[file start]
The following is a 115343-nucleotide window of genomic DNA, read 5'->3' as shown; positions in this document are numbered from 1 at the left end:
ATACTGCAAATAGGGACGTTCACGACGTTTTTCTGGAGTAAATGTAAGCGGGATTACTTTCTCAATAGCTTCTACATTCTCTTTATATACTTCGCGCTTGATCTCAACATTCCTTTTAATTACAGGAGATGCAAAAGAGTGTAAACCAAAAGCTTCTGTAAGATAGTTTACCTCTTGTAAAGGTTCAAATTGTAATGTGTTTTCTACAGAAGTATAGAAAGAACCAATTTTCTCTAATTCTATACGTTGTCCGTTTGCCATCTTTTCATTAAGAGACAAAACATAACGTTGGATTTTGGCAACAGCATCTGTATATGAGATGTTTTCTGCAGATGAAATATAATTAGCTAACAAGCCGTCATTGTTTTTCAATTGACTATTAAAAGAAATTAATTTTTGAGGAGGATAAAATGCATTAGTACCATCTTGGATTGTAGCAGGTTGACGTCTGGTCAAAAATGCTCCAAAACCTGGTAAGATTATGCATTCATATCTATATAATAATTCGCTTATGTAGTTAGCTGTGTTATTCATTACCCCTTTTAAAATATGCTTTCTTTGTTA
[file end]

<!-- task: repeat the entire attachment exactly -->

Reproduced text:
The following is a 115343-nucleotide window of genomic DNA, read 5'->3' as shown; positions in this document are numbered from 1 at the left end:
ATACTGCAAATAGGGACGTTCACGACGTTTTTCTGGAGTAAATGTAAGCGGGATTACTTTCTCAATAGCTTCTACATTCTCTTTATATACTTCGCGCTTGATCTCAACATTCCTTTTAATTACAGGAGATGCAAAAGAGTGTAAACCAAAAGCTTCTGTAAGATAGTTTACCTCTTGTAAAGGTTCAAATTGTAATGTGTTTTCTACAGAAGTATAGAAAGAACCAATTTTCTCTAATTCTATACGTTGTCCGTTTGCCATCTTTTCATTAAGAGACAAAACATAACGTTGGATTTTGGCAACAGCATCTGTATATGAGATGTTTTCTGCAGATGAAATATAATTAGCTAACAAGCCGTCATTGTTTTTCAATTGACTATTAAAAGAAATTAATTTTTGAGGAGGATAAAATGCATTAGTACCATCTTGGATTGTAGCAGGTTGACGTCTGGTCAAAAATGCTCCAAAACCTGGTAAGATTATGCATTCATATCTATATAATAATTCGCTTATGTAGTTAGCTGTGTTATTCATTACCCCTTTTAAAATATGCTTTCTTTGTTA